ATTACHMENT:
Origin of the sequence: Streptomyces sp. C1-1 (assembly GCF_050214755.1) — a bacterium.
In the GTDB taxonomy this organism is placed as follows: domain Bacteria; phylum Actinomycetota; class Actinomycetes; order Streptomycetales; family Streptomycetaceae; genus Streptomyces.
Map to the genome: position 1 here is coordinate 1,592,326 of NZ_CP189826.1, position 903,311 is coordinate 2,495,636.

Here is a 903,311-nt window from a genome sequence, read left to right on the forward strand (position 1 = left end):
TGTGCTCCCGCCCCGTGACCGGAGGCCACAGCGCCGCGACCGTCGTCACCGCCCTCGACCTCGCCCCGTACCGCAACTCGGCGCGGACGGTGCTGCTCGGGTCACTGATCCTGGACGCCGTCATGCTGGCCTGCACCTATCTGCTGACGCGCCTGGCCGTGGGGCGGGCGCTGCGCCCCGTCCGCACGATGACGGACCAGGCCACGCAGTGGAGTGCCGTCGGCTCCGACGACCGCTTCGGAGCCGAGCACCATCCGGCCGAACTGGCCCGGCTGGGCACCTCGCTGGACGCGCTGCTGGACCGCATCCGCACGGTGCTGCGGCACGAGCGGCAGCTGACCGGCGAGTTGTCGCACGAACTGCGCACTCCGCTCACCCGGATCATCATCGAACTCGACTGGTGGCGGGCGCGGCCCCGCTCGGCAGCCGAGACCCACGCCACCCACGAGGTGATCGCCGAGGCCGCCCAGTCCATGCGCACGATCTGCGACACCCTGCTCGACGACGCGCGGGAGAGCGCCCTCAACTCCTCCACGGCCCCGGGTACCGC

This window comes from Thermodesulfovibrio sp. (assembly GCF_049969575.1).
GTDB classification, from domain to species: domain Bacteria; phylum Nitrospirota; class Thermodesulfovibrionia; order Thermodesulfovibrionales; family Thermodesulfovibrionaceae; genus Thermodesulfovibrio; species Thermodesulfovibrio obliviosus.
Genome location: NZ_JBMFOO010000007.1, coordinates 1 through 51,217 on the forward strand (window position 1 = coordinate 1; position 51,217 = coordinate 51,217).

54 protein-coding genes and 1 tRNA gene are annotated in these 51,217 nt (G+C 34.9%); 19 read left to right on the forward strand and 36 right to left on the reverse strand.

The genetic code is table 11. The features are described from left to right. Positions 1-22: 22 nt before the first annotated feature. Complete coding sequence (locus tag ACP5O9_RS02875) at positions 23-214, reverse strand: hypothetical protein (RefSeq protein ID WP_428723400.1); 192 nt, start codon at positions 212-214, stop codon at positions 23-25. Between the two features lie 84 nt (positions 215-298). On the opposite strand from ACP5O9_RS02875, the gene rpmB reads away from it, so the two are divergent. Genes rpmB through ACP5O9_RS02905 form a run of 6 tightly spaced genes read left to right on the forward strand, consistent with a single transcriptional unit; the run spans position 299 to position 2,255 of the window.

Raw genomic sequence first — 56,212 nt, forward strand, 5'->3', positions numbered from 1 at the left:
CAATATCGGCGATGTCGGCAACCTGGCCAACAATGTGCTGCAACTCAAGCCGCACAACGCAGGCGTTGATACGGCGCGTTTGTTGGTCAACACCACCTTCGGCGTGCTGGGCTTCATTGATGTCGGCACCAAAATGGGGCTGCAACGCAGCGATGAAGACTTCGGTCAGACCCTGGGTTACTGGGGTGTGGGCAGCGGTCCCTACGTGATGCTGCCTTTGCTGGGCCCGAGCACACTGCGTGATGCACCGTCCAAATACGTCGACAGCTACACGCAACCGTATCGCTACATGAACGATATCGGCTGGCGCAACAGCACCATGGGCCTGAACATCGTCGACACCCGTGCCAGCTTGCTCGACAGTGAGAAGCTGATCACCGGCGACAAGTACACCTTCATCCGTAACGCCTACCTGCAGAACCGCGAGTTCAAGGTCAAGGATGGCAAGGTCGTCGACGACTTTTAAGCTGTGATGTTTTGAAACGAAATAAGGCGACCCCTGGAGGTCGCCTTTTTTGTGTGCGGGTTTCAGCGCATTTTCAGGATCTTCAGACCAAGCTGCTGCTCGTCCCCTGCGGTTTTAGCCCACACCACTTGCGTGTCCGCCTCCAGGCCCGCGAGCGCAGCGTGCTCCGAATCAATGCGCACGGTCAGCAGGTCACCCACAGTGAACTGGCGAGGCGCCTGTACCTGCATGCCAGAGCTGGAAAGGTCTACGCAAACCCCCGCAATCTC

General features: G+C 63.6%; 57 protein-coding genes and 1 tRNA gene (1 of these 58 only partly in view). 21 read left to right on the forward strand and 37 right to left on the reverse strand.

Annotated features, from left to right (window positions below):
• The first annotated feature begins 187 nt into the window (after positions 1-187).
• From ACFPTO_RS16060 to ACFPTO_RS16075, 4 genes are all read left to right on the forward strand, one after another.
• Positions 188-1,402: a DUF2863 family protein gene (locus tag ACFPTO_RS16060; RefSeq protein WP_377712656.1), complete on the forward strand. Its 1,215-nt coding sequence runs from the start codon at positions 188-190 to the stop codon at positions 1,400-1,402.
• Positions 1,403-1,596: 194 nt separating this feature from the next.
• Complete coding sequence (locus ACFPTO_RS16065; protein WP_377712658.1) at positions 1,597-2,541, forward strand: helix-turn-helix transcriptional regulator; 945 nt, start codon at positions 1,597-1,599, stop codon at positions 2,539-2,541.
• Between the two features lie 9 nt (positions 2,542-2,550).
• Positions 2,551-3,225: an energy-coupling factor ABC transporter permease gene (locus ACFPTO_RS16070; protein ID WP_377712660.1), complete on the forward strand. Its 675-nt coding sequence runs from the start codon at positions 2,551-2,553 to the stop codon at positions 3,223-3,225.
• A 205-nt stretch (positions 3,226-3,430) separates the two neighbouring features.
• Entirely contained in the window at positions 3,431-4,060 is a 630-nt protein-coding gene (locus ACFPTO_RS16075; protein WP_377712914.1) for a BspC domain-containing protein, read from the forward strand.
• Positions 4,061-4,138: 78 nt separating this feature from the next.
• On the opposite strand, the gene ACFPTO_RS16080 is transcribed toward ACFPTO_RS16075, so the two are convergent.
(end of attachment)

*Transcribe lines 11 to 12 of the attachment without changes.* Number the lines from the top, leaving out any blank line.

Raw genomic sequence first — 56,212 nt, forward strand, 5'->3', positions numbered from 1 at the left:
CAATATCGGCGATGTCGGCAACCTGGCCAACAATGTGCTGCAACTCAAGCCGCACAACGCAGGCGTTGATACGGCGCGTTTGTTGGTCAACACCACCTTCGGCGTGCTGGGCTTCATTGATGTCGGCACCAAAATGGGGCTGCAACGCAGCGATGAAGACTTCGGTCAGACCCTGGGTTACTGGGGTGTGGGCAGCGGTCCCTACGTGATGCTGCCTTTGCTGGGCCCGAGCACACTGCGTGATGCACCGTCCAAATACGTCGACAGCTACACGCAACCGTATCGCTACATGAACGATATCGGCTGGCGCAACAGCACCATGGGCCTGAACATCGTCGACACCCGTGCCAGCTTGCTCGACAGTGAGAAGCTGATCACCGGCGACAAGTACACCTTCATCCGTAACGCCTACCTGCAGAACCGCGAGTTCAAGGTCAAGGATGGCAAGGTCGTCGACGACTTTTAAGCTGTGATGTTTTGAAACGAAATAAGGCGACCCCTGGAGGTCGCCTTTTTTGTGTGCGGGTTTCAGCGCATTTTCAGGATCTTCAGACCAAGCTGCTGCTCGTCCCCTGCGGTTTTAGCCCACACCACTTGCGTGTCCGCCTCCAGGCCCGCGAGCGCAGCGTGCTCCGAATCAATGCGCACGGTCAGCAGGTCACCCACAGTGAACTGGCGAGGCGCCTGTACCTGCATGCCAGAGCTGGAAAGGTCTACGCAAACCCCCGCAATCTC